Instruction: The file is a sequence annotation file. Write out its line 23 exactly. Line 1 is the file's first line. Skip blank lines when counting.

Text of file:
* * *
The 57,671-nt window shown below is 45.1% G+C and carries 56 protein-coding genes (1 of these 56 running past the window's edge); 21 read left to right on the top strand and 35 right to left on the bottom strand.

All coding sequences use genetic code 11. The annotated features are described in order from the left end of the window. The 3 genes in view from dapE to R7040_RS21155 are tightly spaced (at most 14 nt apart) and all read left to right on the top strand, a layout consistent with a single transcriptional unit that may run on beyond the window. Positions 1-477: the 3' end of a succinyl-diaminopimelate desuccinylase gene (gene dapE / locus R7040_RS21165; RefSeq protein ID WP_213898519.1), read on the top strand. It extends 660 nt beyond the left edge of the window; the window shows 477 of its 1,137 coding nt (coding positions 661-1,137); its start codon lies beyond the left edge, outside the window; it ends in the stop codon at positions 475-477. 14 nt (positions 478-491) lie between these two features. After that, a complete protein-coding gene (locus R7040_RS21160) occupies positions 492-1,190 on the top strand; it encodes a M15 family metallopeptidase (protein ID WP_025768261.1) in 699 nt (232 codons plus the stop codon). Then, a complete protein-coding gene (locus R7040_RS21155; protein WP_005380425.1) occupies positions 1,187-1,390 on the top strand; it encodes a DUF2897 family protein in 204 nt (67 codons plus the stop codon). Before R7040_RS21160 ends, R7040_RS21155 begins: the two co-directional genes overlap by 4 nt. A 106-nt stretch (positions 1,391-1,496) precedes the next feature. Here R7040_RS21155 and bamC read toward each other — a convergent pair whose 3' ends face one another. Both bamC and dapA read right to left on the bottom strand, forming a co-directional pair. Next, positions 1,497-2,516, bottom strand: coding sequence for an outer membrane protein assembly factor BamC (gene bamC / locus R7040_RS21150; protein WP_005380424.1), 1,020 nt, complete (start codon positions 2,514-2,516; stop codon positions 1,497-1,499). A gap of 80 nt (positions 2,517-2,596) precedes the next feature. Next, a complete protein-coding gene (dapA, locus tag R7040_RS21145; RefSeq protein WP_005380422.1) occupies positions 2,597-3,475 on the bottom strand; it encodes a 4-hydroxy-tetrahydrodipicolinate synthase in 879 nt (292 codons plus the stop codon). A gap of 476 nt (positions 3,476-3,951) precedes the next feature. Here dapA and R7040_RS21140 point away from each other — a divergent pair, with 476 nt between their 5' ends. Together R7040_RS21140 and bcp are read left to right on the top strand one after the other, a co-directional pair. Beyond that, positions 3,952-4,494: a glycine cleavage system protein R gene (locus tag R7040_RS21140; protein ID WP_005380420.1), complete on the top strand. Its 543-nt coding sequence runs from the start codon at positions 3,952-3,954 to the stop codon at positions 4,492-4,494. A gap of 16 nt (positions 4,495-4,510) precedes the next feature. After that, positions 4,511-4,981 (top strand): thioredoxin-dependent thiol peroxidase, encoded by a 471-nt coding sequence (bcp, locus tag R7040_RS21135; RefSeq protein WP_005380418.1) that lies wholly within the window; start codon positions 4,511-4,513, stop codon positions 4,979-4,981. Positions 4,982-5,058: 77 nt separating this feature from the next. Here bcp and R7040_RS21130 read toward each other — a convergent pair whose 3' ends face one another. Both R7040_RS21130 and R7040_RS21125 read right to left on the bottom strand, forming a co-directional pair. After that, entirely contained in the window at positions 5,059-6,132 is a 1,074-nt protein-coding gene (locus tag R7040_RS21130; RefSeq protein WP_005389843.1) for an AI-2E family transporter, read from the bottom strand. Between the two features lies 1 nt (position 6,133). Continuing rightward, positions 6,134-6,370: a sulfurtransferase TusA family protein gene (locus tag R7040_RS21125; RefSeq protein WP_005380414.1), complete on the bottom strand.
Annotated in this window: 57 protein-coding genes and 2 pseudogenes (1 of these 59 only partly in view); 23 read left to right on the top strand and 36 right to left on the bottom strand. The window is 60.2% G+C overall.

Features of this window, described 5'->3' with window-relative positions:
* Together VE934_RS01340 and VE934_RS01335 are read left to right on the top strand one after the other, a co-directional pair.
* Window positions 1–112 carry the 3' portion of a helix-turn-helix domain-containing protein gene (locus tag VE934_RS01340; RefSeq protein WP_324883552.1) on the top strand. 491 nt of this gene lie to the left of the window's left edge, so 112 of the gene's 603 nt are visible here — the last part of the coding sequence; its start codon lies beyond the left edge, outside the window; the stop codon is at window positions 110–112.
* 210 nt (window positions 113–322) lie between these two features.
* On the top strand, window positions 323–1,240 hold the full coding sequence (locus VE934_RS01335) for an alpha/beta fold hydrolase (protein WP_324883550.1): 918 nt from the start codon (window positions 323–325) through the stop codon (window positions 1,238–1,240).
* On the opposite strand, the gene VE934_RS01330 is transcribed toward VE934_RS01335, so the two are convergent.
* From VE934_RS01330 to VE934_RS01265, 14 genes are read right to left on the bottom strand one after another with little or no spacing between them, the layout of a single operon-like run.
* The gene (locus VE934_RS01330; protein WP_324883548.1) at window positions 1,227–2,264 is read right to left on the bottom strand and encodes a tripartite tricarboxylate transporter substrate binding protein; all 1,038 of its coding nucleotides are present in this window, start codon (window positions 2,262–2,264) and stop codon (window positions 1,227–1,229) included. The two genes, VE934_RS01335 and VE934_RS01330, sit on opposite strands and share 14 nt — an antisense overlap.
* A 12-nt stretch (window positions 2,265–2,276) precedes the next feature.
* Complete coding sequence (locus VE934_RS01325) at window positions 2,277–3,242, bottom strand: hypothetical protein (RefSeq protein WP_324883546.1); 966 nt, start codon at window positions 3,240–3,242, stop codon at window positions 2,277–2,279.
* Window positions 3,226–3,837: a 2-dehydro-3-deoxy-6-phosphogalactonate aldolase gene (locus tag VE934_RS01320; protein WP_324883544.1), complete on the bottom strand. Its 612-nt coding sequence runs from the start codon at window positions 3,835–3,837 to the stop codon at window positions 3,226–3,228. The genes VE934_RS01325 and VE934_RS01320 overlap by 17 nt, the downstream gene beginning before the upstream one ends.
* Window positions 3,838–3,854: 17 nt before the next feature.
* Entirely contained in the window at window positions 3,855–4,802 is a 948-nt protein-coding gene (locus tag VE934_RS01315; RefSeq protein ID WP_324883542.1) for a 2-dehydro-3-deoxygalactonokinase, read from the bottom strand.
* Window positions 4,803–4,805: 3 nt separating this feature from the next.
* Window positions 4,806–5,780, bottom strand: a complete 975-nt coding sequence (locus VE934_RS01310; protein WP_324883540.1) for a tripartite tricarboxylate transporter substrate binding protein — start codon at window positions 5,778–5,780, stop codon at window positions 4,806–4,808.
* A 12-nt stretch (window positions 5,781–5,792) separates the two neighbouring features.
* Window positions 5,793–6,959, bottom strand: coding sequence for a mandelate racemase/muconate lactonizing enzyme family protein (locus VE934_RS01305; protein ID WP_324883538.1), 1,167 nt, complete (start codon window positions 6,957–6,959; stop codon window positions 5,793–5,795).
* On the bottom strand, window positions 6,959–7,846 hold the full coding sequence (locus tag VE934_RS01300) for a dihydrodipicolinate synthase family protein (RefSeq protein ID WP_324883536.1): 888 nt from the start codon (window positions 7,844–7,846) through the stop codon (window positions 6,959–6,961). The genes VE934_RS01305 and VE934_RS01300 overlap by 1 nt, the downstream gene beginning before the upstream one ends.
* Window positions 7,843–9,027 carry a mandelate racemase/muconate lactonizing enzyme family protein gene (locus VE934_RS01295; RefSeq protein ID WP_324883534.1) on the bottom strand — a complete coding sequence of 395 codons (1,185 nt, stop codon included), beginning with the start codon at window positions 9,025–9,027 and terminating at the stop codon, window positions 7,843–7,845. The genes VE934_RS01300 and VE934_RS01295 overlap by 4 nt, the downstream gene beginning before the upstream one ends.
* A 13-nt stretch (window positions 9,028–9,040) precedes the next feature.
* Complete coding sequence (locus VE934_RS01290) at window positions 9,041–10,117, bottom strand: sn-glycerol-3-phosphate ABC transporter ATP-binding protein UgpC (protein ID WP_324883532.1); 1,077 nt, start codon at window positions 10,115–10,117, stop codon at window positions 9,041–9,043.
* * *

* A 13-nt stretch (window positions 9,028–9,040) precedes the next feature.